Ministerial Magic: Tax-Free Housing and Religious Employers

16 Pages Posted: 22 Apr 2019 Last revised: 24 May 2019

See all articles by Bridget J. Crawford

Bridget J. Crawford

Pace University School of Law

Emily Gold Waldman

Pace University - School of Law

Date Written: April 4, 2019

Abstract

Religious organizations enjoy many of the same benefits that other non-profit organizations do. Churches, temples and mosques, for example, generally are exempt from local real estate taxes. Economically speaking, a tax exemption has the same effect as a subsidy; freedom from tax liability means that the organization can devote its financial resources to other activities. But where an exemption afforded to a religious employee is broader than the equivalent exemption available to a secular employee, a significant Establishment Clause concern is raised. The parsonage exemption of Internal Revenue Code Section 107 presents such an issue: ministers are permitted to exclude cash housing allowances from their taxable income as a matter of course, even though the equivalent exemptions for secular employees are far more limited. Recently, however, in Gaylor v. Mnuchin, the United States Court of Appeals for the Seventh Circuit rejected the argument that the parsonage exemption violates the Establishment Clause. This Essay evaluates the court’s reasoning and suggests that the decision minimized the extent to which the parsonage exemption provides active governmental support for religion. This minimization, we argue, led to a distorted Establishment Clause analysis and the wrong result. We also address an issue lurking in the background: the intersection between the parsonage exemption and sex discrimination, given that some religions do not permit women to serve in religious leadership roles that would qualify them as ministers under Section 107. Although the stronger constitutional argument against the parsonage exemption stems from the Establishment Clause, both issues raise important policy concerns.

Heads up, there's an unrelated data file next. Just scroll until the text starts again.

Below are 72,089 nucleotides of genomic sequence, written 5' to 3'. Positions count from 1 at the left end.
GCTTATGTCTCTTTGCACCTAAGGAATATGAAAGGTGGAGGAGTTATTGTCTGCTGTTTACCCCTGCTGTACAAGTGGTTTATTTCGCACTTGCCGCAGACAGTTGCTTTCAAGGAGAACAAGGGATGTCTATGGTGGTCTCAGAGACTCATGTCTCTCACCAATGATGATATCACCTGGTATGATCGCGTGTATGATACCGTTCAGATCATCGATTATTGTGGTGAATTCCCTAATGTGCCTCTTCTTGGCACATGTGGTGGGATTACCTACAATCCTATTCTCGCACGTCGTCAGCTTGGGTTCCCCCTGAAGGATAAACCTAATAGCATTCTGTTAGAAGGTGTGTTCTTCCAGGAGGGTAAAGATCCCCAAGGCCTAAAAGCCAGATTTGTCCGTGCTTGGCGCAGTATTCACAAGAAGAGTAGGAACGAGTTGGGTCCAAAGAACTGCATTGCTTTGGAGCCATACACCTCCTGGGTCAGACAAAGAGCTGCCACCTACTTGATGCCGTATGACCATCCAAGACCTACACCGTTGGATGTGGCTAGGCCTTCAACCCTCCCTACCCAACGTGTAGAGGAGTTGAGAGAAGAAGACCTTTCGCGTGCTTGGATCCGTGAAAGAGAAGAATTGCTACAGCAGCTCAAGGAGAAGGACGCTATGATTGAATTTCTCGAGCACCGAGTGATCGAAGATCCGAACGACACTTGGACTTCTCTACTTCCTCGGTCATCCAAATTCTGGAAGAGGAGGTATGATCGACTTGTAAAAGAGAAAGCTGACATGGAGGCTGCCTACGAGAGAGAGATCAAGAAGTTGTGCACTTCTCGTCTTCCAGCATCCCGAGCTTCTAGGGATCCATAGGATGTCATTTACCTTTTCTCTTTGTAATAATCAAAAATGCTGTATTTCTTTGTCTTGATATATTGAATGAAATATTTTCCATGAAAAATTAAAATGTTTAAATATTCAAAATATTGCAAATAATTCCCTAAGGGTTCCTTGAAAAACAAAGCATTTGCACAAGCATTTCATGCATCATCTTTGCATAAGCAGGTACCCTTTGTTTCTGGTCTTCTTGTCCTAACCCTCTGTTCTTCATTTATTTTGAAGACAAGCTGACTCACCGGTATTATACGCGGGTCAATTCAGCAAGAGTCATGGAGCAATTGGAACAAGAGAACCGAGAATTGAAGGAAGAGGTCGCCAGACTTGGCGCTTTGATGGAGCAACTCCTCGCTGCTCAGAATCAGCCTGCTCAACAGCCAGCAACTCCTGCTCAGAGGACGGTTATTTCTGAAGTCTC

Keywords: parsonage exemption, religious employers, tax-free housing, Establishment Clause, First Amendment, sex discrimination

JEL Classification: K1, K10, K34

Suggested Citation

Crawford, Bridget J. and Waldman, Emily Gold, Ministerial Magic: Tax-Free Housing and Religious Employers (April 4, 2019). University of Pennsylvania Journal of Constitutional Law Online, Forthcoming. Available at SSRN: https://ssrn.com/abstract=3366964

Bridget J. Crawford (Contact Author)

Pace University School of Law ( email )

78 North Broadway
White Plains, NY 10603
United States

Emily Gold Waldman

Pace University - School of Law ( email )

78 North Broadway
White Plains, NY 10603
United States

Register to save articles to
your library

Register

Paper statistics

Downloads
56
Abstract Views
363
rank
369,517
PlumX Metrics